Male students are less concerned about going into debt than female students and more prepared to contribute towards their mainte/nance costs, according to a student finance survey at Leicester University.
More than a third of male students said there should be a student contribution towards maintenance, compared to 23 per cent of women. This could be because three quarters of men expect to benefit financially from higher education compared to 68 per cent of women.
The survey found that men have higher levels of debt than women and worry about debt less.
Nearly half of the female students worry "often" or "always" about debt, compared to under a third of men. On average female students began the academic year with debts of around Pounds 1,100, while the male average debt was just over Pounds 1,600.
Fifty four per cent of men took out student loans compared to 48 per cent of women, and the survey also found that four fifths of bank and building society loans are taken out by men. On average men also owed two and a half times more than women on their credit cards.
This is despite the fact that male students are more likely to be supported by their parents, to have savings and to receive sponsorship.
The Leicester survey did not find one female student in receipt of sponsorship. Instead it found that female students are more likely to work in term-time (21 per cent against 15 per cent) and in the vacations (72.5 per cent against 70 per cent) Women were consequently less happy about doing postgraduate studies. A higher proportion of men had considered further study and taking out a loan to cover the cost.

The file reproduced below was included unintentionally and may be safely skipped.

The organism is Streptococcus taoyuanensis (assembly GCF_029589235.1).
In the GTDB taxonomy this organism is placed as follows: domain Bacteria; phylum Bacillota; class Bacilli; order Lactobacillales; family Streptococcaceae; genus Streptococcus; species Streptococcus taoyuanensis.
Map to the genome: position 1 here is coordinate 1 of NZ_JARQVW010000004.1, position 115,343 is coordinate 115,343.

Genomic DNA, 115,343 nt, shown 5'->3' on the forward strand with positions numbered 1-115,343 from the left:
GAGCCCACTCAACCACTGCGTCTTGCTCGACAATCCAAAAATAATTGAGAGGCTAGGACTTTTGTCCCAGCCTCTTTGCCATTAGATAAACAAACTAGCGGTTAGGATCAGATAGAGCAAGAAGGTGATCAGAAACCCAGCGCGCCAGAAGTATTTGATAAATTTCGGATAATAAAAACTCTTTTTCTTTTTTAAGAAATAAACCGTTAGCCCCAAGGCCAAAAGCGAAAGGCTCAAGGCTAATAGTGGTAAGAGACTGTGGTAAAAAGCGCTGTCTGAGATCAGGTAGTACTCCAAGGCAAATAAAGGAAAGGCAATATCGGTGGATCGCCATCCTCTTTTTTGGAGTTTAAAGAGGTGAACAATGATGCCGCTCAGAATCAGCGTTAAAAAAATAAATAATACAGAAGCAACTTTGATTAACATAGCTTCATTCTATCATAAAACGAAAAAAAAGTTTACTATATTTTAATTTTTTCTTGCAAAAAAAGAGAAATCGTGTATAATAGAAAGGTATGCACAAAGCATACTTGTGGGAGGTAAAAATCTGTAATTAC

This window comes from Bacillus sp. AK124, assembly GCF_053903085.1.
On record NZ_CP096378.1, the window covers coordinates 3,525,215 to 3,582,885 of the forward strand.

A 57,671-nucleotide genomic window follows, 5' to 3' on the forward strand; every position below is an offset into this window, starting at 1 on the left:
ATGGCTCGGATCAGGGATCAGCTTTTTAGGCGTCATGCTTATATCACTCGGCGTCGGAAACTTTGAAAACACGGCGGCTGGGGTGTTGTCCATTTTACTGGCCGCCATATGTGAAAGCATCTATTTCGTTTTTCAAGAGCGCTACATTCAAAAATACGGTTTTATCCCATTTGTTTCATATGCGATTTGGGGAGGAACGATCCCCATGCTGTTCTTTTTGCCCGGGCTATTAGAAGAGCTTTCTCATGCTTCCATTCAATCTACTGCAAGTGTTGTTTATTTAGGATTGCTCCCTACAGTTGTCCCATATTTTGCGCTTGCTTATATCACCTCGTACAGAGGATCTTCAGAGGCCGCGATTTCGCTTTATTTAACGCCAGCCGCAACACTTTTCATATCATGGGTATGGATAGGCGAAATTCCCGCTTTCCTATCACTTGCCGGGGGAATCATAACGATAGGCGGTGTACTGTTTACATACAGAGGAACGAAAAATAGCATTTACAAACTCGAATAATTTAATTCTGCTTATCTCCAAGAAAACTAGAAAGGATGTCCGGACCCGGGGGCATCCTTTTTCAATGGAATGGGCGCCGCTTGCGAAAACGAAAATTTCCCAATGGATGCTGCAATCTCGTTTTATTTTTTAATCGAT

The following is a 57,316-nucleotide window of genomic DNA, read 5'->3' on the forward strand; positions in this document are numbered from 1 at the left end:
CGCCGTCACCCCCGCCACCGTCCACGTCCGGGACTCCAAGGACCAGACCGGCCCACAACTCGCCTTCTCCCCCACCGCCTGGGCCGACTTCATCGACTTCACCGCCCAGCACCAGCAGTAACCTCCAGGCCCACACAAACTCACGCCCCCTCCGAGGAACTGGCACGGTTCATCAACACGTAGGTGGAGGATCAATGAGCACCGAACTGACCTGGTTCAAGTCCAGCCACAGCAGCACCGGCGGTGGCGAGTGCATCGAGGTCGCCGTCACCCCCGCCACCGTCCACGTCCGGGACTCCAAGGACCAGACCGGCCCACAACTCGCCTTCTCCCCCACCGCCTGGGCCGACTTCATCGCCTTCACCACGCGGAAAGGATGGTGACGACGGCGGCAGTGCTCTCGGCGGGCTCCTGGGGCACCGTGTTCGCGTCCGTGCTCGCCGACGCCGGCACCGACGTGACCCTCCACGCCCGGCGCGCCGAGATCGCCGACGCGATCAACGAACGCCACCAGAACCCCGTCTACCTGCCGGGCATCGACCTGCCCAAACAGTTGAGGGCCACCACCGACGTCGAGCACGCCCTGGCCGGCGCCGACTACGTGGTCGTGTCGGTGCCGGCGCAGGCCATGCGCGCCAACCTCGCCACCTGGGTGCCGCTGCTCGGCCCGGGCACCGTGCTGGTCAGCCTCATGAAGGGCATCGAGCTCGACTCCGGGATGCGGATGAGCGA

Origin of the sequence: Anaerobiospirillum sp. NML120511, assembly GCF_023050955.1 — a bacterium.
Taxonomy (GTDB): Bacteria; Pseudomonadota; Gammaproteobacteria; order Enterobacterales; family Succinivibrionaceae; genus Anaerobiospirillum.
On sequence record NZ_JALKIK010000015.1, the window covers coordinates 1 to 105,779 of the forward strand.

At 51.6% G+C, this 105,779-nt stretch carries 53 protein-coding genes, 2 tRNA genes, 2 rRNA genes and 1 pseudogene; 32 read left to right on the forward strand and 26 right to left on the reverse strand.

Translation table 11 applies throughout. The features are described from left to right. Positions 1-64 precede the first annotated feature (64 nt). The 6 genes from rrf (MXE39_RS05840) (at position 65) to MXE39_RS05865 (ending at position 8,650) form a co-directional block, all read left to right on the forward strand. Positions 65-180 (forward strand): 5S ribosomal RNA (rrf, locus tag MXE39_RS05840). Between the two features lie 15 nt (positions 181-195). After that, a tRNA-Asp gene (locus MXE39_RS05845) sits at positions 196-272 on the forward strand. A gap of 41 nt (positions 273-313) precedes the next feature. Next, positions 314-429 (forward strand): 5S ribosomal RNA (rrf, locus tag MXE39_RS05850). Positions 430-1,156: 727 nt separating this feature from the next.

The survey, by Sara Hallowell, education and research officer at Leicester University Students' Union, was based on 462 returns to a postal survey from home and EU undergraduates.
Mature students were significantly under-represented in the sample. A fifth of students at Leicester University are classified as mature, but only 12 per cent of the sample surveyed.
What most surprised Ms Hallowell was the increase in debt between third and fourth years - when the average debt more than doubled. "This indicates that a year abroad or the first year of clinical study imposes a large financial burden on the student," she says.
When asked whether students should contribute towards tuition fees through a loan, 93 per cent said "no" because of financial pressure.
Student Finance Survey 1994/95 is available from Leicester University Students Union.